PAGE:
Solving for nuclear structure in light nuclei

Solving for nuclear structure in light nuclei

Saori Pastore, assistant professor of physics in Arts & Sciences at Washington University in St. Louis, helps explain what happens in nuclei when they decay, scatter among each other or come into contact with subatomic particles. Her recent paper, “Weak Transitions in Light Nuclei,” published in Frontiers in Physics, contributes to a body of increasingly accurate, descriptive calculations of nuclear structure and reactions.
Yang’s work with quantum materials honored by APS

Yang’s work with quantum materials honored by APS

Li Yang, professor of physics in Arts & Sciences, conducted research with black phosphorus — a material with a thickness of just a few atomic layers — in a study that is hailed as a milestone of the past 50 years by the Physical Review B, an academic journal of the American Physical Society.
Looking skin deep at the growth of neutron stars

Looking skin deep at the growth of neutron stars

Researchers from physics and chemistry in Arts & Sciences at Washington University in St. Louis leveraged data from nuclear scattering experiments to make stringent constraints on how neutrons and protons arrange themselves in the nucleus. Their predictions are tightly connected to how large neutron stars grow and what elements are likely synthesized in neutron star mergers.
What a meteorite is teaching us about space history

What a meteorite is teaching us about space history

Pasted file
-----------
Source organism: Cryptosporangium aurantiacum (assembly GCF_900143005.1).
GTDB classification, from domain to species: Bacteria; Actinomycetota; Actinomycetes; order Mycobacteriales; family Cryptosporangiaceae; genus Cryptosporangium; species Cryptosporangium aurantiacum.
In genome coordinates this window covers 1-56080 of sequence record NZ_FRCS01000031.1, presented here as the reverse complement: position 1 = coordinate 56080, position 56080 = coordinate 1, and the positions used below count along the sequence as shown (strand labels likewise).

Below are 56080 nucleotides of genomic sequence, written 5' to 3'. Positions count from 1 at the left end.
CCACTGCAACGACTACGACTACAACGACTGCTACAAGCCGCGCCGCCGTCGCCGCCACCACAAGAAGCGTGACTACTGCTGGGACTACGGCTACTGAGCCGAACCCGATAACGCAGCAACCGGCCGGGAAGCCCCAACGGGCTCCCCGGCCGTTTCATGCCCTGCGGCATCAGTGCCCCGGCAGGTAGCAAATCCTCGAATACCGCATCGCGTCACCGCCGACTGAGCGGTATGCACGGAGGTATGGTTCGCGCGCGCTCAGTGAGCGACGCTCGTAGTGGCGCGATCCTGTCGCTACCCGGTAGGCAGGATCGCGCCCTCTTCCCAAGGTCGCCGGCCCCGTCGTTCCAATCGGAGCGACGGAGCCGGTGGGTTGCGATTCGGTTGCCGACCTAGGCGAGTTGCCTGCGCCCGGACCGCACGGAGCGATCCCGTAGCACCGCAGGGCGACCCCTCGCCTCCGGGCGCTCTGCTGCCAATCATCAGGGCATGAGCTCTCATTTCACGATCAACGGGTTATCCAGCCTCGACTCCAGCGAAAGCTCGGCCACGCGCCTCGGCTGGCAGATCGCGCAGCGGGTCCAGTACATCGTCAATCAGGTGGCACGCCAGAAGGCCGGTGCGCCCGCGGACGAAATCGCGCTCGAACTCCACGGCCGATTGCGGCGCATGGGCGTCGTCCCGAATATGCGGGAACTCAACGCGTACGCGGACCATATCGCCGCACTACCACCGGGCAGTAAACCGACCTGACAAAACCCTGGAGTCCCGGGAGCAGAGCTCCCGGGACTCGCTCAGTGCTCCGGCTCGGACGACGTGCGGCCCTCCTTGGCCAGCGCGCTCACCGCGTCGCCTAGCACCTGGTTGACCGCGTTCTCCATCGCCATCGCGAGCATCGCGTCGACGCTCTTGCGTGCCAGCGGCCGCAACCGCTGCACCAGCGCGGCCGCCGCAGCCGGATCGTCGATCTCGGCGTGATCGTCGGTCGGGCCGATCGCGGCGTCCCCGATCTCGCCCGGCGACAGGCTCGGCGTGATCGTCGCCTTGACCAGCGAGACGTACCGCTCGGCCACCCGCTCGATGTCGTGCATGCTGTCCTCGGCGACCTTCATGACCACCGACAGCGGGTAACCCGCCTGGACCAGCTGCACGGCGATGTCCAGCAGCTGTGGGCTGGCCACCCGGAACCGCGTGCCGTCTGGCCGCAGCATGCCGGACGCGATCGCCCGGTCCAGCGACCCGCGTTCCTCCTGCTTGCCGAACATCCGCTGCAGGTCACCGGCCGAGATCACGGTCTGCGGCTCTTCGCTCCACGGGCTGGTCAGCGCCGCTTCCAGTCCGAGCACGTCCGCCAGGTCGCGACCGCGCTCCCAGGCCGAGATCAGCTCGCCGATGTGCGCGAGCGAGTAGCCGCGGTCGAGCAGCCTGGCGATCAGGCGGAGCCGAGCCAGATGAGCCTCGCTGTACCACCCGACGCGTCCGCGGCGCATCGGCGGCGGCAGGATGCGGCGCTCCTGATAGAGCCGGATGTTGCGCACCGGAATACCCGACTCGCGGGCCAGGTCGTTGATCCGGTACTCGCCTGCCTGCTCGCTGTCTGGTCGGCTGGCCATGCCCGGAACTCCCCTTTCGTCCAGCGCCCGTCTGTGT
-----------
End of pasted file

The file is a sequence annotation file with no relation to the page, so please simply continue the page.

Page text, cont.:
Presolar grains — tiny bits of solid interstellar material formed before the sun was born — are sometimes found in primitive meteorites. But a noble gas analysis from physicists in Arts & Sciences reveals evidence of presolar grains in part of a meteorite where they are not expected to be found.
Supersize me: Physicists awarded $3.3M for XL-Calibur telescope

Supersize me: Physicists awarded $3.3M for XL-Calibur telescope

Researchers from Washington University in St. Louis will develop and deploy a new telescope designed to measure the linear polarization of X-rays arriving from distant neutron stars, black holes and other exotic celestial objects. The instrument will be flown on a minimum of two scientific balloon launches as early as summer 2021. The NASA-funded effort builds on promising results from a previous balloon-borne mission known as X-Calibur and is dubbed XL-Calibur.
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